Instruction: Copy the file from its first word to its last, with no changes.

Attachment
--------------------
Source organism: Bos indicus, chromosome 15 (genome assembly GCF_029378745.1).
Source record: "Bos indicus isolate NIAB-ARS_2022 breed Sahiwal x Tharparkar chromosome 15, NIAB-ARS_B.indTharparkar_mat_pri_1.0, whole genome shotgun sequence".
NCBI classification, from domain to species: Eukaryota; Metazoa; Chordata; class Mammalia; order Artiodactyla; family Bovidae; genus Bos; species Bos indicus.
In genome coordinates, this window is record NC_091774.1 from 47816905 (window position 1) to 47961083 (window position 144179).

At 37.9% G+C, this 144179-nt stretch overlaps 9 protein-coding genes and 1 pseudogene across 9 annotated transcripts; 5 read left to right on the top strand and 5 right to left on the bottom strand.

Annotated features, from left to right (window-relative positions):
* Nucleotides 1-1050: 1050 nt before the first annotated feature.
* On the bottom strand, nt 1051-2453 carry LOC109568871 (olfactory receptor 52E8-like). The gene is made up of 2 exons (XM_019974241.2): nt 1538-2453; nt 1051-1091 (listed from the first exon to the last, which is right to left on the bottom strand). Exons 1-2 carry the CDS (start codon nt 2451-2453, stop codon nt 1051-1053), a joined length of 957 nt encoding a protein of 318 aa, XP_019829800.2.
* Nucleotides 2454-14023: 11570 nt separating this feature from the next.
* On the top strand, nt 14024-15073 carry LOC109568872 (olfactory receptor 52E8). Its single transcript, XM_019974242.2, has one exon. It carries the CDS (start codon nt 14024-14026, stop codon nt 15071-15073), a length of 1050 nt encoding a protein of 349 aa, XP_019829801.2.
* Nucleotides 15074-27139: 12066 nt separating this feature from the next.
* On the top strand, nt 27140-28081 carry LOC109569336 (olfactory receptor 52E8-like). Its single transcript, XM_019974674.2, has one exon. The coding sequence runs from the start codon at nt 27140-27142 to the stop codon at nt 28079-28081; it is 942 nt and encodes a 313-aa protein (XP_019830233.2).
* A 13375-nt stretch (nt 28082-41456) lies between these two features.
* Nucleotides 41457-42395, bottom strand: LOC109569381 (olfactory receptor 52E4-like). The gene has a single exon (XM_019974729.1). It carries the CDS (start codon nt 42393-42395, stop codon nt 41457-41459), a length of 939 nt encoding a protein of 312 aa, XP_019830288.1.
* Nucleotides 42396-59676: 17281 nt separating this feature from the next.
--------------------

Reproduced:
Source organism: Bos indicus, chromosome 15 (genome assembly GCF_029378745.1).
Source record: "Bos indicus isolate NIAB-ARS_2022 breed Sahiwal x Tharparkar chromosome 15, NIAB-ARS_B.indTharparkar_mat_pri_1.0, whole genome shotgun sequence".
NCBI classification, from domain to species: Eukaryota; Metazoa; Chordata; class Mammalia; order Artiodactyla; family Bovidae; genus Bos; species Bos indicus.
In genome coordinates, this window is record NC_091774.1 from 47816905 (window position 1) to 47961083 (window position 144179).

At 37.9% G+C, this 144179-nt stretch overlaps 9 protein-coding genes and 1 pseudogene across 9 annotated transcripts; 5 read left to right on the top strand and 5 right to left on the bottom strand.

Annotated features, from left to right (window-relative positions):
* Nucleotides 1-1050: 1050 nt before the first annotated feature.
* On the bottom strand, nt 1051-2453 carry LOC109568871 (olfactory receptor 52E8-like). The gene is made up of 2 exons (XM_019974241.2): nt 1538-2453; nt 1051-1091 (listed from the first exon to the last, which is right to left on the bottom strand). Exons 1-2 carry the CDS (start codon nt 2451-2453, stop codon nt 1051-1053), a joined length of 957 nt encoding a protein of 318 aa, XP_019829800.2.
* Nucleotides 2454-14023: 11570 nt separating this feature from the next.
* On the top strand, nt 14024-15073 carry LOC109568872 (olfactory receptor 52E8). Its single transcript, XM_019974242.2, has one exon. It carries the CDS (start codon nt 14024-14026, stop codon nt 15071-15073), a length of 1050 nt encoding a protein of 349 aa, XP_019829801.2.
* Nucleotides 15074-27139: 12066 nt separating this feature from the next.
* On the top strand, nt 27140-28081 carry LOC109569336 (olfactory receptor 52E8-like). Its single transcript, XM_019974674.2, has one exon. The coding sequence runs from the start codon at nt 27140-27142 to the stop codon at nt 28079-28081; it is 942 nt and encodes a 313-aa protein (XP_019830233.2).
* A 13375-nt stretch (nt 28082-41456) lies between these two features.
* Nucleotides 41457-42395, bottom strand: LOC109569381 (olfactory receptor 52E4-like). The gene has a single exon (XM_019974729.1). It carries the CDS (start codon nt 42393-42395, stop codon nt 41457-41459), a length of 939 nt encoding a protein of 312 aa, XP_019830288.1.
* Nucleotides 42396-59676: 17281 nt separating this feature from the next.